Books about Ecuador
Our favorite books about Ecuador
Here we have a list of our favorite books about Ecuador, from guide books to nature guides and novels. We are constantly updating this list, whenever we discover new interesting books about Ecuador.
Humphreys, Sara (2016). The Rough Guide to Ecuador & the Galapagos Islands. Rough Guides Ltd.
The brand-new Rough Guide (September 2016) contains all the latest travel information about Ecuador.
Saint Louis, Regis et al. (2015). Ecuador & the Galápagos Islands. Lonely Planet Publications.
The classic guide book: The Lonely Planet’s 10th edition, with plenty of useful information and travel tips.
Rachowiecki, Rob and Mark Thurber (2008 ). Ecuador: Climbing and Hiking Guide. Viva Publishing Network.
From short walks to long treks and mountain climbing: detailed descriptions, tips, and ideas, also for off-the-beaten-track adventures.
Esposto, Roberto (2012). Latin American Spanish: Phrasebook & Dictionary. Lonely Planet Publications.
Whether you want to just learn how to order a cup of coffee, or if you’re planning on holding longer conversations: A Phrasebook is definitively a good idea if you want to converse with the locals.
Flora, Fauna, and People in Ecuador
Fitter, Julian, Daniel Fitter and David Hosking (2002). Wildlife of the Galápagos. Princeton Pocket Guides. Princeton UP.
One of the best wildlife guides for the Galapagos. This book contains information on more than 200 animals, with beautiful illustrations. Small enough to take along on all tours.
Forsyth, Adrian und Ken Miyata (1984). Tropical Nature: Life and Death in the Rain Forests of Central and South America. Scribner.
A wonderful book that talks in 17 essays about the unique life in the tropical rain forests. Written by biologists but easily enjoyable by everybody who’s interested to learn more about this fascinating ecosystem.
Icaza, Jorge (1973 ). The Villagers (Huasipungo). Southern Illinois UP.
The hardship of the indigenous population of Ecuador’s highlands is the subject of Icaza’s famous novel Huasipungo. It has become one of the classics of Ecuadorian and indigenist literature and is available in English.
Isherwood, Christopher (2003 ). The Condor and the Cows: A South American Travel Diary. UP Minnesota.
Isherwood traveled through Ecuador and its neighboring countries long before “regular” tourists made their way here. His accounts can be read in this interesting travel journey. A wonderful insights into the peculiarities of South America in the 1940s.
Kehlmann, Daniel (2007 ). Measuring the World. Quercus.
This novel switches perspective between Gauss, the mathematician in Berlin, and Humboldt, traveling South America. His adventures seem incredible, scrambling up the highest mountains without equipment, driven by scientific curiosity, always looking for more knowledge, plant species, and animals.
Latorre, Octavio et al. (1990). The Curse of the Giant Tortoise: Tragedies, Crimes and Mysteries in the Galapagos Islands. Librimundi.
The human history of the Galapagos is told in this collection of essays. Fascinating, intriguing, dark, and adventurous: from pirates to scientist, from settlers to soldiers: the Galapagos have attracted all kinds of people, some for a short while, others for good.
Pearson, David L. and Les Beletsky (2005). Ecuador and the Galápagos Islands. Travellers’ Wildlife Guides. Interlink Pub Group.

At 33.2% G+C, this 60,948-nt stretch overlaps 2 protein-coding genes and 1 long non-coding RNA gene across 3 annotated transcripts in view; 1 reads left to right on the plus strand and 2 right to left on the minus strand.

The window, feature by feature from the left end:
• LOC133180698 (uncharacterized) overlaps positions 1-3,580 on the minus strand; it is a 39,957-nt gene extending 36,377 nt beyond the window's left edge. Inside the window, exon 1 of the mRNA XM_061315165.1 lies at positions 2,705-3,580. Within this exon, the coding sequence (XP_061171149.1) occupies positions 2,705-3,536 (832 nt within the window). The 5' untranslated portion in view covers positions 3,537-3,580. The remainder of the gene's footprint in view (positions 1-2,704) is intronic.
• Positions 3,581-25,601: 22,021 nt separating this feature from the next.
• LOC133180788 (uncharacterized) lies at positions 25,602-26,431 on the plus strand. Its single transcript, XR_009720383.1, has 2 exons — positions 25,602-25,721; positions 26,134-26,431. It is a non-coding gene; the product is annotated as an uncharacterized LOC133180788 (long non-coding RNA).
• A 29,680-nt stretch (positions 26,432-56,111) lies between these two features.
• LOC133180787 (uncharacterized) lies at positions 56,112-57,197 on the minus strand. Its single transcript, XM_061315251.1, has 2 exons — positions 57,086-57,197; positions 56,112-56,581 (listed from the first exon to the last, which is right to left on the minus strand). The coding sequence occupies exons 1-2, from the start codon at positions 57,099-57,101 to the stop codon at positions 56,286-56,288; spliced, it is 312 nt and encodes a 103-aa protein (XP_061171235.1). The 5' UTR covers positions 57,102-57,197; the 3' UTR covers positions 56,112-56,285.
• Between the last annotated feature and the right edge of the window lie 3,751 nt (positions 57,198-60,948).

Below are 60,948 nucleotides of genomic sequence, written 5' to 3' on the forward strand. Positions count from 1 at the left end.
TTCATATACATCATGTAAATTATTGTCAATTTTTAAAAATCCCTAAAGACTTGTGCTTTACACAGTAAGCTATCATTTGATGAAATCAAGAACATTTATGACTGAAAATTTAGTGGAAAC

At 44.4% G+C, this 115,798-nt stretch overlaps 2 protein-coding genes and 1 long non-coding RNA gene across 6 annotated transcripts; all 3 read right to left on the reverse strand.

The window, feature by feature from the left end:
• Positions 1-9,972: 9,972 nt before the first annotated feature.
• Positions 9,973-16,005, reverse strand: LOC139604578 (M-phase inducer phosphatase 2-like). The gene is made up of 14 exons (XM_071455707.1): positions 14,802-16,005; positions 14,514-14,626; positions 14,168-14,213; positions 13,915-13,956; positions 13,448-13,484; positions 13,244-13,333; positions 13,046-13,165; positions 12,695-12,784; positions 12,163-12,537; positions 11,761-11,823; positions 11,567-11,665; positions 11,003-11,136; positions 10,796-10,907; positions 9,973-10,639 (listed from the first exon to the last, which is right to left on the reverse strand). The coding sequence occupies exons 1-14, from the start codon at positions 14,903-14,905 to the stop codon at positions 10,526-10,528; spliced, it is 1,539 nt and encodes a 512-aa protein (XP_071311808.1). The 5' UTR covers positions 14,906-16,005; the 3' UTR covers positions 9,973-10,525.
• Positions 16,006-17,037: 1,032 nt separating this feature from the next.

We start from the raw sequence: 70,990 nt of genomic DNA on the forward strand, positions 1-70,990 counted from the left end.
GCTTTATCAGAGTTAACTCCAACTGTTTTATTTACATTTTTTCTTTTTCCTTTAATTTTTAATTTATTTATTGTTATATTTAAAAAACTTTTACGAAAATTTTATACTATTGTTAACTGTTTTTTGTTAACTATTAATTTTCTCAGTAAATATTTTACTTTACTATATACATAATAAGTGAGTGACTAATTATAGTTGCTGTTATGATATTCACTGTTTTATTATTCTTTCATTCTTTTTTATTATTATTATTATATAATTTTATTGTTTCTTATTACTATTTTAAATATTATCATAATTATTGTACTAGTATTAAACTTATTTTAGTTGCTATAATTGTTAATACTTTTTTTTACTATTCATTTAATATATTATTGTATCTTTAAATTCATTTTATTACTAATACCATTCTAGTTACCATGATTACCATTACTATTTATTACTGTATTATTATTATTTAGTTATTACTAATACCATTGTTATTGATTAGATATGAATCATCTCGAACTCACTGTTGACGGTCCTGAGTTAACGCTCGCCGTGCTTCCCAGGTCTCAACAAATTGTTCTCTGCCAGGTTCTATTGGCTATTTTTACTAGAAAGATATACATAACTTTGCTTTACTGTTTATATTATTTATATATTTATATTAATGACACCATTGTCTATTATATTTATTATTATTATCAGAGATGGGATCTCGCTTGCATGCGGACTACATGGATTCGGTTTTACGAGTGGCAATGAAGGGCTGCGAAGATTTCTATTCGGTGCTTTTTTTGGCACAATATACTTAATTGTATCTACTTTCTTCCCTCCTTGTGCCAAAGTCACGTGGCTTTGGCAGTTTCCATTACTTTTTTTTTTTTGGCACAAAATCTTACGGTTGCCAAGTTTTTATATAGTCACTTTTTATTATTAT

A bit heavy, but great information and lots of color plates. Also includes information about national parks, different habitats and ecosystems. If you’re interested in animals, this is a great book to bring along on your trip.
Ridgely, Robert S. and Paul J. Greenfield (2001). The Birds of Ecuador: Field Guide. Cornell University Press. ISBN 978-0801487217.
The best book for bird watchers. All of Ecuador’s birds, with color plates and extensive explanations. There is an edition which has the plates in a separate, smaller book, very recommended to take along on your field trip. You can read the detailed descriptions in the large book back at the hotel.
de la Torre, Carlos and Steve Striffler (eds.) (2009). The Ecuador Reader: History, Culture, Politics. Duke UP.
Encompassing Amazonian rain forests, Andean peaks, coastal lowlands, and the Galapagos Islands, Ecuador’s geography is notably diverse. So too are its history, culture, and politics, all of which are examined from many perspectives in The Ecuador Reader.
Whitaker, Robert (2004). The Mapmaker’s Wife: A True Tale of Love, Murder, and Survival in the Amazon. Random House Publishing Group.
One of our favorite books about Ecuador. It tells the incredible story of Isabel Rodin, an Ecuadorian girl who fell in love with a guy who came to Ecuador as part of the French Geodesic Mission in 1736. She traveled through the whole Amazon basin to meet him in Guyana. Also the story of how scientists finally figured out the exact shape of the earth.
Whitmore, T. C. (1998). An Introduction to Tropical Rain Forests. Oxford University Press.
A great general introduction to tropical rain forests. The newer edition was extended to contain more information about the human impact, as well as about sustainable forest management. Good preparation for a trip to Ecuador’s Amazon.
Wittmer, Margret (2013 ). Floreana: A Woman’s Pilgrimage to the Galapagos. Moyer Bell.
A must-read if you’re traveling to Galapagos: The unbelievable story of Margret Wittmer and her family who migrated from Germany to Floreana Island in the 1930s. Survival, solitude, and murder await them…
Looking for more books about Ecuador? Check out this list on Good Reads.